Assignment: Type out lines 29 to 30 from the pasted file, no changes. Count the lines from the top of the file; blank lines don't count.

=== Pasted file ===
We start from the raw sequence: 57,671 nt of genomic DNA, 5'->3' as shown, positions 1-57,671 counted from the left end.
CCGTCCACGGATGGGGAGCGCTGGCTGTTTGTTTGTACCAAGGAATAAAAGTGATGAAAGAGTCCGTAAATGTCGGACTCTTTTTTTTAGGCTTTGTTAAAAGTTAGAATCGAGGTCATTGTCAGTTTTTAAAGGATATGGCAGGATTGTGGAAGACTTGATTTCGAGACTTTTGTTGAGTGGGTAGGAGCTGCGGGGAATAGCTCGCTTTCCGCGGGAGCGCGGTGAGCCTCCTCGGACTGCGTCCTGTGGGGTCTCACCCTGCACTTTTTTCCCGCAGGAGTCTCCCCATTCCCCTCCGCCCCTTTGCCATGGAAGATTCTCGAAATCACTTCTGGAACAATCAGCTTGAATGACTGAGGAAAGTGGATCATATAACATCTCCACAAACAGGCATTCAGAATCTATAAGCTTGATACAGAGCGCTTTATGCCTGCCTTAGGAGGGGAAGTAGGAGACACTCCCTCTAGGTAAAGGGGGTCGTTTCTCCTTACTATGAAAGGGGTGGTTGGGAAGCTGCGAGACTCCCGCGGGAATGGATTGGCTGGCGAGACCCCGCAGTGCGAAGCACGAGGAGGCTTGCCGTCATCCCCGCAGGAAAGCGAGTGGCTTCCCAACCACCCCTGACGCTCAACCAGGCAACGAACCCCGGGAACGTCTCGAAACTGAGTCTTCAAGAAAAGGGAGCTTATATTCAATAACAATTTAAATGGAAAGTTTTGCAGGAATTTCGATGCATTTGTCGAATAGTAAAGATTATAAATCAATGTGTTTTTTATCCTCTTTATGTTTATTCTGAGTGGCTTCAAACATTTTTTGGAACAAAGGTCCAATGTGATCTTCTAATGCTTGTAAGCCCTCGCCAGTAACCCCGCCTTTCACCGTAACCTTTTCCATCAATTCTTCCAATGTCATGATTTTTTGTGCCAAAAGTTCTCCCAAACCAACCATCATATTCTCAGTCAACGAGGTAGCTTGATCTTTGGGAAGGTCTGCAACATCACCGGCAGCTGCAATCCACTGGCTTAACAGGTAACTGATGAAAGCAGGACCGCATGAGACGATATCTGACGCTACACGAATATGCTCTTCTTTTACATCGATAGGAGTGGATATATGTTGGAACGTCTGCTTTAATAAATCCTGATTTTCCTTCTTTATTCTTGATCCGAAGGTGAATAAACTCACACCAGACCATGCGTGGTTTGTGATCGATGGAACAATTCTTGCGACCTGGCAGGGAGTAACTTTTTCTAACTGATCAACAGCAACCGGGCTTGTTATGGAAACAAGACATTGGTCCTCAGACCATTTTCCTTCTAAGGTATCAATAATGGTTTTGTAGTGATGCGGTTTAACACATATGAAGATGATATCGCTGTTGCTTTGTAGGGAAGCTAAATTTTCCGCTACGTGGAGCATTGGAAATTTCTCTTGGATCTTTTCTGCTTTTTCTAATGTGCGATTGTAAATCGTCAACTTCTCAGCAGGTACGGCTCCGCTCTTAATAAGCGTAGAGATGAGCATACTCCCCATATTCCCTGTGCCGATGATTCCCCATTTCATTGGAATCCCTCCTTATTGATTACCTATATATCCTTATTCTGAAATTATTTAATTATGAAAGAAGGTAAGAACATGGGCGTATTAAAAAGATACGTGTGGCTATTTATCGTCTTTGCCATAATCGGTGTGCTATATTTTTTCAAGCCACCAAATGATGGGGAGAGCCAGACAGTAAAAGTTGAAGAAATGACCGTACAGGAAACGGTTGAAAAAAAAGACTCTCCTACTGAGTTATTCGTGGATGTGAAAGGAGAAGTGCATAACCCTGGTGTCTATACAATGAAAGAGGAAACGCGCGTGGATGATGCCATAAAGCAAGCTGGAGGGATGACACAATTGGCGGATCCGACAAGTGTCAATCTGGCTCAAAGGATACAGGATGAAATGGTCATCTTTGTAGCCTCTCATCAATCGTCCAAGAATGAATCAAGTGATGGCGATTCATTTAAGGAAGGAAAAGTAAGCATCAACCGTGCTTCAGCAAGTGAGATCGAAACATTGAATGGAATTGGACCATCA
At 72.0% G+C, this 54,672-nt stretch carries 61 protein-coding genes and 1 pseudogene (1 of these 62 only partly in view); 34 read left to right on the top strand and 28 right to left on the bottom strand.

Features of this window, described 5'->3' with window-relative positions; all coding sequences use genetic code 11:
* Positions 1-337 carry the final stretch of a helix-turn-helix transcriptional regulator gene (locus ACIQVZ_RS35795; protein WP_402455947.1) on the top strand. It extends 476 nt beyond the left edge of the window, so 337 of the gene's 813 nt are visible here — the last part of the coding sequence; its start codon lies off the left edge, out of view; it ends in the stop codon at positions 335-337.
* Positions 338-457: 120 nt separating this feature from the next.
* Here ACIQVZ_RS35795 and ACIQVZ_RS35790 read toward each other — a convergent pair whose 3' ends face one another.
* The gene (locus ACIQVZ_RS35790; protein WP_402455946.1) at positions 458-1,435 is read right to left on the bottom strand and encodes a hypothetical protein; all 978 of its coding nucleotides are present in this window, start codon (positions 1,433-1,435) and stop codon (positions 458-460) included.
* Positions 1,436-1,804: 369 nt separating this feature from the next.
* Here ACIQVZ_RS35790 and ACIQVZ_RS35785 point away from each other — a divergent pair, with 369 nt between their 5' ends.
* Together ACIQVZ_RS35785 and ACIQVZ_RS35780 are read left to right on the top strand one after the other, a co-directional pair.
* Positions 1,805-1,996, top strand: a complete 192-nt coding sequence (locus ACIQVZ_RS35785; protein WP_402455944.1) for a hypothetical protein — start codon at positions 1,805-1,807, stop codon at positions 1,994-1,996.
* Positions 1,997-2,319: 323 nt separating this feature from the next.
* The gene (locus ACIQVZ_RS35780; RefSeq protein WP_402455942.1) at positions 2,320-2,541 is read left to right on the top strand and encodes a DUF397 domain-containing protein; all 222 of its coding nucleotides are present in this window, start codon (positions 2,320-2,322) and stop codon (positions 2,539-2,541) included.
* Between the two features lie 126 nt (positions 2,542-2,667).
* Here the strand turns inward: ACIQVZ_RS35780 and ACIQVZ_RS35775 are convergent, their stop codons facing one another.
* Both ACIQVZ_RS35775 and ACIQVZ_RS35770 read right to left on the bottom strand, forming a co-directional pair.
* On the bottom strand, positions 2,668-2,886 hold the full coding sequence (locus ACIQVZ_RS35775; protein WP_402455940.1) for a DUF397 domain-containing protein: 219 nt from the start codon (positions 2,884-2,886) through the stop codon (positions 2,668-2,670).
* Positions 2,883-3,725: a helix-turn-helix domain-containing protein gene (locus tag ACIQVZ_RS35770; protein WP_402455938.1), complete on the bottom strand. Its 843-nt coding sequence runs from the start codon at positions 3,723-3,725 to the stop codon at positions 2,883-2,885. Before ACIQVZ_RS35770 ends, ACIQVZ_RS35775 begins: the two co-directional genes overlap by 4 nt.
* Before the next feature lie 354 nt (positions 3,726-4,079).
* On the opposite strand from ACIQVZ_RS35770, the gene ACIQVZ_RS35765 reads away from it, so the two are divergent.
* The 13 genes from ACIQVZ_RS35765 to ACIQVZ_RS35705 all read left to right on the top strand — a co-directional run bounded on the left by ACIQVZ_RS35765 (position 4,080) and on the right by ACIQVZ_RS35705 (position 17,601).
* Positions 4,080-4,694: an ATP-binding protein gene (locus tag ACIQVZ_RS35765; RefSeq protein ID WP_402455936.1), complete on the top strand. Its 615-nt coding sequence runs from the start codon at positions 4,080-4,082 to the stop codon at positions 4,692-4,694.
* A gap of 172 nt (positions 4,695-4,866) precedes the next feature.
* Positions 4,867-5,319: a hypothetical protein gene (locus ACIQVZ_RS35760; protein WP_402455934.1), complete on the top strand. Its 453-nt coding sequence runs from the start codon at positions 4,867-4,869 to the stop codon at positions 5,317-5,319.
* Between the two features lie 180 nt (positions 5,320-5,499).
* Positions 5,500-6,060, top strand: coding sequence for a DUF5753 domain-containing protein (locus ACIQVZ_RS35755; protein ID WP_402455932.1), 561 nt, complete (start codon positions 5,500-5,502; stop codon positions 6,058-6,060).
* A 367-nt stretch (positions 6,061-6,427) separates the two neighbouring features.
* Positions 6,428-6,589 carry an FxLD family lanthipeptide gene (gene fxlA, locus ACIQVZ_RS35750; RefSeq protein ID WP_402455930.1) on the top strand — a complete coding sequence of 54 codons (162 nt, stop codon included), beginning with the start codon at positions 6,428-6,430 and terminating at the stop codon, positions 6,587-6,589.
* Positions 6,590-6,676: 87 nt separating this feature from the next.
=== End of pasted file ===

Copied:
* Positions 6,428-6,589 carry an FxLD family lanthipeptide gene (gene fxlA, locus ACIQVZ_RS35750; RefSeq protein ID WP_402455930.1) on the top strand — a complete coding sequence of 54 codons (162 nt, stop codon included), beginning with the start codon at positions 6,428-6,430 and terminating at the stop codon, positions 6,587-6,589.
* Positions 6,590-6,676: 87 nt separating this feature from the next.